This $2,500 award is sponsored by Berkeley Research Group.
CONDITIONS OF ENTRY
- Any paper that contributes to industrial organisation and/or firm behaviour may be entered in this competition.
- Paper submission must meet all of the deadlines for abstract and full paper submission in order to remain eligible.
- Entrants must be able to attend and present their paper at the NZAE Conference. The presentation may be either an Oral Presentation or Poster Presentation.
- When submitting the abstract also select entry into this competition through the conference website.
- It is the written paper that will be judged based on the following criteria: relevance to the fields of industrial organisation and/or firm behaviour; the quality of economic analysis; and relevance to New Zealand.
- An Interview with Suzi Kerr (by Lew Evans)
- The ‘Five Minute Interview’ (Ganesh Nana)
- NZIER Economics Award for 2016 John Creedy
- NZAE Conference 2016 Attendee Survey
- NZIER Economics Award Acceptance John Creedy
- NZAE PhD Student Workshop 2017
- (Motu) Income or Consumption: Which Better Predicts Subjective Wellbeing? (by Thomas Carver and Arthur Grimes)
- WEAI Conferences, 2017 and 2018
- Blogwatch (by Paul Walker)
- GEN Update
- A R Bergstrom Prize in Econometrics 2017
- Research in Progress (University of Otago)
- NEW MEMBERS (mid-July to mid-September 2016)
- Stata advert
CALL FOR PAPERS
8TH CONFERENCE ON FINANCIAL MARKETS AND CORPORATE GOVERNANCE
Victoria University of Wellington, Wellington, New Zealand
CONFERENCE: 20 & 21 April 2017 PHD SYMPOSIUM: 19 April 2017
You are invited to submit papers for presentation at the 8th Conference on Financial Markets and Corporate Governance to be held on Thursday, 20th and Friday, 21st April 2017 at the Victoria Business School, Rutherford House, Bunny Street, Wellington.
The theme for the conference is Information and Capital Markets and papers on all aspects of Corporate Governance, Financial Reporting, Capital Markets, Corporate Finance, Investments and Funds Management, Emerging Markets, and related areas are welcome. The deadline for submissions is 28 November 2016.
CONFERENCE KEYNOTE SPEAKERS
|Professor Katherine Schipper
Thomas F. Keller Professor of Accounting
Fuqua School of Business
Professor of Accounting
UQ Business School
University of Queensland
|Professor Richard Roll
Linde Institute Professor of Finance,
Division of Humanities and Social Sciences
Commonwealth Bank Chair in Finance
School of Banking and Finance
University of New South Wales
SPECIAL CONFERENCE ISSUE PACIFIC BASIN FINANCE JOURNAL
Pacific Basin Finance Journal will run a special conference issue of the journal and all presenters at the conference are invited to consider submitting their papers to the special issue. Pacific Basin Finance Journal, published by Elsevier, provides a specialised forum for the publication of academic research on capital markets.
Accounting Research Journal is offering an award of AUD1,000 for the best paper presented at the conference or symposium by an emerging scholar.
Securities Research Centre of Asia-Pacific (SIRCA) is offering an award of AUD1,000 for the best paper presented at the conference employing SIRCA data products.
The conference will be preceded by a PhD symposium on Wednesday, 19 April 2017. The symposium will provide PhD students with the opportunity to present their proposal or a working paper and receive expert feedback on their academic work. Students may submit working papers in the same subject areas as covered by the conference.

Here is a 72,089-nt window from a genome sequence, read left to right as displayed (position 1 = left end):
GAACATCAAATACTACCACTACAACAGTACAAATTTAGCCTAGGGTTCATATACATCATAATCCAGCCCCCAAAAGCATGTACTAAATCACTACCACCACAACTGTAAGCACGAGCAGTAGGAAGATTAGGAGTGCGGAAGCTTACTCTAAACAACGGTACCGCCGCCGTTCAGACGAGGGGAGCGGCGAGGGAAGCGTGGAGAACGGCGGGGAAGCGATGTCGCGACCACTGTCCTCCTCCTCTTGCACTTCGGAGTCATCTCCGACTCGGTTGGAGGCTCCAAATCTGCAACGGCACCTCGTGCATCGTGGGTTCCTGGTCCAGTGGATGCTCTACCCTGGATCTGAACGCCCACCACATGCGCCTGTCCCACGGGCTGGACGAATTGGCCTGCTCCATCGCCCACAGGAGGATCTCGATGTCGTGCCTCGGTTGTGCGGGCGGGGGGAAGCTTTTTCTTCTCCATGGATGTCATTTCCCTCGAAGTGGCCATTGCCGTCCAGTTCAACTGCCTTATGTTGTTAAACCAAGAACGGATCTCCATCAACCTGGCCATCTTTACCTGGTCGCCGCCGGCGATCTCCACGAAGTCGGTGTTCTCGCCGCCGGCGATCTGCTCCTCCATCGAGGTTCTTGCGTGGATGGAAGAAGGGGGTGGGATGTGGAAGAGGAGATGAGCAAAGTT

The conference and PhD symposium are being hosted by Victoria University of Wellington (School of Accounting and Commercial Law, School of Economics and Finance, Centre for Accounting, Governance and Taxation Research), in conjunction with the Department of Banking and Finance, Monash Business School, Monash University, and La Trobe Business School, La Trobe University.
Further information on submission of papers and all other aspects of the conference and PhD symposium is available at: http://www.victoria.ac.nz/fmcg-2017
The New Zealand Association of Economists is pleased to introduce its first PhD Student Workshop in Economics. At this workshop, PhD students have the opportunity to present their work in progress in a friendly environment and receive feedback from academics and peers. In doing so, students will meet members of the broader New Zealand Economics community. As well as networking with other PhD students, there may also be the opportunity to meet senior Economists and discuss career options with a postgraduate degree.
Students will not be able to present the same workshop paper at an oral session at the NZAE conference which takes place later that week. However, they will be strongly encouraged to present their workshop paper concurrently as a poster in the main conference – and present a revised version in an oral session in subsequent years.
For whom: PhD students in Economics who are either New Zealand-based or are New Zealand students studying abroad. Preference will be given to PhD students in the first two years of their studies who register for the NZAE conference.
When: July 11th, 2017
Where: RBNZ, Wellington
A call for papers will be sent out in February 2017.
The NZAE are pleased to announce the following keynote speakesr at their 2017 Conference, held 12-14th July 2017 at Victoria University’s Rutherford House.
Details including Programme and Paper Submission can be found at the dedicated NZAE Conference site.
2017 Conference important dates: